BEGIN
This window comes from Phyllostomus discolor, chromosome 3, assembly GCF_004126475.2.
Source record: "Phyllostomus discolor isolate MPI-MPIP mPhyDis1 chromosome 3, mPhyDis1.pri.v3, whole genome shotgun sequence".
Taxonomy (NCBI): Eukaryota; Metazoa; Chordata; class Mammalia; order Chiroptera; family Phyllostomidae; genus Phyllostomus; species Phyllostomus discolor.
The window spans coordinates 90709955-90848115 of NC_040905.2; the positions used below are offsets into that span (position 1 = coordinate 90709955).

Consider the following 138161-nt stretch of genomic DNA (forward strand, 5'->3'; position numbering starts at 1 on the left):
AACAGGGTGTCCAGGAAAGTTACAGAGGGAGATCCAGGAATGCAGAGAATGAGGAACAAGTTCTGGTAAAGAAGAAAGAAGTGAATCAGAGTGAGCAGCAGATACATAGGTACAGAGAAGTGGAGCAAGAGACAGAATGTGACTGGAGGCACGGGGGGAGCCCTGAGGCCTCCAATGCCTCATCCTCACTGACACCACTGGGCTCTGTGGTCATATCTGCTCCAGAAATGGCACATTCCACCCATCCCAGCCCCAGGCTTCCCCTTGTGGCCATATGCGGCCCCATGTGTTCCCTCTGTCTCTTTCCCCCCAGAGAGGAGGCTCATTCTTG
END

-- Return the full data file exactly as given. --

This window comes from Phyllostomus discolor, chromosome 3, assembly GCF_004126475.2.
Source record: "Phyllostomus discolor isolate MPI-MPIP mPhyDis1 chromosome 3, mPhyDis1.pri.v3, whole genome shotgun sequence".
Taxonomy (NCBI): Eukaryota; Metazoa; Chordata; class Mammalia; order Chiroptera; family Phyllostomidae; genus Phyllostomus; species Phyllostomus discolor.
The window spans coordinates 90709955-90848115 of NC_040905.2; the positions used below are offsets into that span (position 1 = coordinate 90709955).

Consider the following 138161-nt stretch of genomic DNA (forward strand, 5'->3'; position numbering starts at 1 on the left):
AACAGGGTGTCCAGGAAAGTTACAGAGGGAGATCCAGGAATGCAGAGAATGAGGAACAAGTTCTGGTAAAGAAGAAAGAAGTGAATCAGAGTGAGCAGCAGATACATAGGTACAGAGAAGTGGAGCAAGAGACAGAATGTGACTGGAGGCACGGGGGGAGCCCTGAGGCCTCCAATGCCTCATCCTCACTGACACCACTGGGCTCTGTGGTCATATCTGCTCCAGAAATGGCACATTCCACCCATCCCAGCCCCAGGCTTCCCCTTGTGGCCATATGCGGCCCCATGTGTTCCCTCTGTCTCTTTCCCCCCAGAGAGGAGGCTCATTCTTG